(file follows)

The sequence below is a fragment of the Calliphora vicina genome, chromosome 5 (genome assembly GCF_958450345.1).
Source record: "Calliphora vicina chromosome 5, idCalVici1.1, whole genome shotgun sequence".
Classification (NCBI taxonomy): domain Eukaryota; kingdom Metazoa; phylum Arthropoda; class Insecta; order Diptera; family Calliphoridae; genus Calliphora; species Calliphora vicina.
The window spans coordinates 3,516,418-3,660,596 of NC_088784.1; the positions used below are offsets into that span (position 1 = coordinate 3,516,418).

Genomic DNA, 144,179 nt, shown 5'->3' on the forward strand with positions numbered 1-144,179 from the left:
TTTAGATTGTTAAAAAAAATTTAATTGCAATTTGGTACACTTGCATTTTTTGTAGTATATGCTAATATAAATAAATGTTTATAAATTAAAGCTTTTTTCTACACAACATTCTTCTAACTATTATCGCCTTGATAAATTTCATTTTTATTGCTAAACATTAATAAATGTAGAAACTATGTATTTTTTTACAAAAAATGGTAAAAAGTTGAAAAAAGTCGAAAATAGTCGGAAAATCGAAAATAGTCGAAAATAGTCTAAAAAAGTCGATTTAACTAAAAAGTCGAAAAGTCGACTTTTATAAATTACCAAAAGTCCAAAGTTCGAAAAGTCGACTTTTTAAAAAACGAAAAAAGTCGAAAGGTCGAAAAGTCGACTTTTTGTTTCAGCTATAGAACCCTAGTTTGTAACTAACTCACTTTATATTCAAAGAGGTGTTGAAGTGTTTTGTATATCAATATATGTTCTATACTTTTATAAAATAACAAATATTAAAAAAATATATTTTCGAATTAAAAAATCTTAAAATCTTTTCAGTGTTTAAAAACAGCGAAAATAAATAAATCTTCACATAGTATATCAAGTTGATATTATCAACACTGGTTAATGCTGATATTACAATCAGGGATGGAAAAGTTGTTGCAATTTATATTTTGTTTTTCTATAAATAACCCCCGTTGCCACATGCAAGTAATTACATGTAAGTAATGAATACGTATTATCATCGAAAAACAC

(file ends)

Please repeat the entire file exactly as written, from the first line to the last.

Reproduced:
The sequence below is a fragment of the Calliphora vicina genome, chromosome 5 (genome assembly GCF_958450345.1).
Source record: "Calliphora vicina chromosome 5, idCalVici1.1, whole genome shotgun sequence".
Classification (NCBI taxonomy): domain Eukaryota; kingdom Metazoa; phylum Arthropoda; class Insecta; order Diptera; family Calliphoridae; genus Calliphora; species Calliphora vicina.
The window spans coordinates 3,516,418-3,660,596 of NC_088784.1; the positions used below are offsets into that span (position 1 = coordinate 3,516,418).

Genomic DNA, 144,179 nt, shown 5'->3' on the forward strand with positions numbered 1-144,179 from the left:
TTTAGATTGTTAAAAAAAATTTAATTGCAATTTGGTACACTTGCATTTTTTGTAGTATATGCTAATATAAATAAATGTTTATAAATTAAAGCTTTTTTCTACACAACATTCTTCTAACTATTATCGCCTTGATAAATTTCATTTTTATTGCTAAACATTAATAAATGTAGAAACTATGTATTTTTTTACAAAAAATGGTAAAAAGTTGAAAAAAGTCGAAAATAGTCGGAAAATCGAAAATAGTCGAAAATAGTCTAAAAAAGTCGATTTAACTAAAAAGTCGAAAAGTCGACTTTTATAAATTACCAAAAGTCCAAAGTTCGAAAAGTCGACTTTTTAAAAAACGAAAAAAGTCGAAAGGTCGAAAAGTCGACTTTTTGTTTCAGCTATAGAACCCTAGTTTGTAACTAACTCACTTTATATTCAAAGAGGTGTTGAAGTGTTTTGTATATCAATATATGTTCTATACTTTTATAAAATAACAAATATTAAAAAAATATATTTTCGAATTAAAAAATCTTAAAATCTTTTCAGTGTTTAAAAACAGCGAAAATAAATAAATCTTCACATAGTATATCAAGTTGATATTATCAACACTGGTTAATGCTGATATTACAATCAGGGATGGAAAAGTTGTTGCAATTTATATTTTGTTTTTCTATAAATAACCCCCGTTGCCACATGCAAGTAATTACATGTAAGTAATGAATACGTATTATCATCGAAAAACAC